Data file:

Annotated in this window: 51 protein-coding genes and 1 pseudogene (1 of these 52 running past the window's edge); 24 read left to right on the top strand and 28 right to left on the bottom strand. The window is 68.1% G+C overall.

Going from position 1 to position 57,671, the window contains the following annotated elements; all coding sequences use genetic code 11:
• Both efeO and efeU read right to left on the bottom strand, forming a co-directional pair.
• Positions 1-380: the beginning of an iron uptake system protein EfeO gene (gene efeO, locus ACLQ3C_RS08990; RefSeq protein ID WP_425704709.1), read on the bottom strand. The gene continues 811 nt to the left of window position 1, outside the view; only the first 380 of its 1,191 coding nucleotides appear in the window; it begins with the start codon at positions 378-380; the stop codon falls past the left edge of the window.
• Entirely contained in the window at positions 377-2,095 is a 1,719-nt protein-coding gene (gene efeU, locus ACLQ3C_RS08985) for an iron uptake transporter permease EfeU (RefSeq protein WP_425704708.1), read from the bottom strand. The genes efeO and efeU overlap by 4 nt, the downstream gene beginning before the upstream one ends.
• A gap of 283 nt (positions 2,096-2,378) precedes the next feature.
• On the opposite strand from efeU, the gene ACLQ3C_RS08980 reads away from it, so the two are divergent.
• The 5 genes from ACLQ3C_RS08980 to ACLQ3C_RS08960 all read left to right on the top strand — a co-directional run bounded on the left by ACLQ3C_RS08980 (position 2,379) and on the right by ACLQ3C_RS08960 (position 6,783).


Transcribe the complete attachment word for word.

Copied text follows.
Annotated in this window: 51 protein-coding genes and 1 pseudogene (1 of these 52 running past the window's edge); 24 read left to right on the top strand and 28 right to left on the bottom strand. The window is 68.1% G+C overall.

Going from position 1 to position 57,671, the window contains the following annotated elements; all coding sequences use genetic code 11:
• Both efeO and efeU read right to left on the bottom strand, forming a co-directional pair.
• Positions 1-380: the beginning of an iron uptake system protein EfeO gene (gene efeO, locus ACLQ3C_RS08990; RefSeq protein ID WP_425704709.1), read on the bottom strand. The gene continues 811 nt to the left of window position 1, outside the view; only the first 380 of its 1,191 coding nucleotides appear in the window; it begins with the start codon at positions 378-380; the stop codon falls past the left edge of the window.
• Entirely contained in the window at positions 377-2,095 is a 1,719-nt protein-coding gene (gene efeU, locus ACLQ3C_RS08985) for an iron uptake transporter permease EfeU (RefSeq protein WP_425704708.1), read from the bottom strand. The genes efeO and efeU overlap by 4 nt, the downstream gene beginning before the upstream one ends.
• A gap of 283 nt (positions 2,096-2,378) precedes the next feature.
• On the opposite strand from efeU, the gene ACLQ3C_RS08980 reads away from it, so the two are divergent.
• The 5 genes from ACLQ3C_RS08980 to ACLQ3C_RS08960 all read left to right on the top strand — a co-directional run bounded on the left by ACLQ3C_RS08980 (position 2,379) and on the right by ACLQ3C_RS08960 (position 6,783).